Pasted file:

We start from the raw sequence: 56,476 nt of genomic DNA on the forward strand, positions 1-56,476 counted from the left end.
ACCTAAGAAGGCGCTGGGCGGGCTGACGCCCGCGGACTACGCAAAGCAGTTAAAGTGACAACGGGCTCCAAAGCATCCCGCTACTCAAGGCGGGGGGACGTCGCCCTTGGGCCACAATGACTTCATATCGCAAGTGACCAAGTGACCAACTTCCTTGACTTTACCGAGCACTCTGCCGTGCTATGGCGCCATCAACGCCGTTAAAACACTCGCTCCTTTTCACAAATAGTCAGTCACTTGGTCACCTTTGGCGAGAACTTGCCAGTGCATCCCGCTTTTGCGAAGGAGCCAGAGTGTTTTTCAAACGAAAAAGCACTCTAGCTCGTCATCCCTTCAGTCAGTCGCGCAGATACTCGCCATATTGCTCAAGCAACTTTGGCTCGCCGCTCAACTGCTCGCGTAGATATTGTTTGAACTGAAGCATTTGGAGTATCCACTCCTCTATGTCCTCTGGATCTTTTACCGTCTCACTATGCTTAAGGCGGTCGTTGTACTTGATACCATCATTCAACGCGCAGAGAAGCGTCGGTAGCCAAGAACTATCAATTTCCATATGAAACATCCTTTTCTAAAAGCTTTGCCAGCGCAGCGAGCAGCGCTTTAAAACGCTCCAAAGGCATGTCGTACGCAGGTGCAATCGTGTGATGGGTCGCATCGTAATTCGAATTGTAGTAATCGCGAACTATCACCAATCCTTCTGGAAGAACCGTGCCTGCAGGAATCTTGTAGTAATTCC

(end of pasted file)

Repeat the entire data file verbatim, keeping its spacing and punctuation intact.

We start from the raw sequence: 56,476 nt of genomic DNA on the forward strand, positions 1-56,476 counted from the left end.
ACCTAAGAAGGCGCTGGGCGGGCTGACGCCCGCGGACTACGCAAAGCAGTTAAAGTGACAACGGGCTCCAAAGCATCCCGCTACTCAAGGCGGGGGGACGTCGCCCTTGGGCCACAATGACTTCATATCGCAAGTGACCAAGTGACCAACTTCCTTGACTTTACCGAGCACTCTGCCGTGCTATGGCGCCATCAACGCCGTTAAAACACTCGCTCCTTTTCACAAATAGTCAGTCACTTGGTCACCTTTGGCGAGAACTTGCCAGTGCATCCCGCTTTTGCGAAGGAGCCAGAGTGTTTTTCAAACGAAAAAGCACTCTAGCTCGTCATCCCTTCAGTCAGTCGCGCAGATACTCGCCATATTGCTCAAGCAACTTTGGCTCGCCGCTCAACTGCTCGCGTAGATATTGTTTGAACTGAAGCATTTGGAGTATCCACTCCTCTATGTCCTCTGGATCTTTTACCGTCTCACTATGCTTAAGGCGGTCGTTGTACTTGATACCATCATTCAACGCGCAGAGAAGCGTCGGTAGCCAAGAACTATCAATTTCCATATGAAACATCCTTTTCTAAAAGCTTTGCCAGCGCAGCGAGCAGCGCTTTAAAACGCTCCAAAGGCATGTCGTACGCAGGTGCAATCGTGTGATGGGTCGCATCGTAATTCGAATTGTAGTAATCGCGAACTATCACCAATCCTTCTGGAAGAACCGTGCCTGCAGGAATCTTGTAGTAATTCC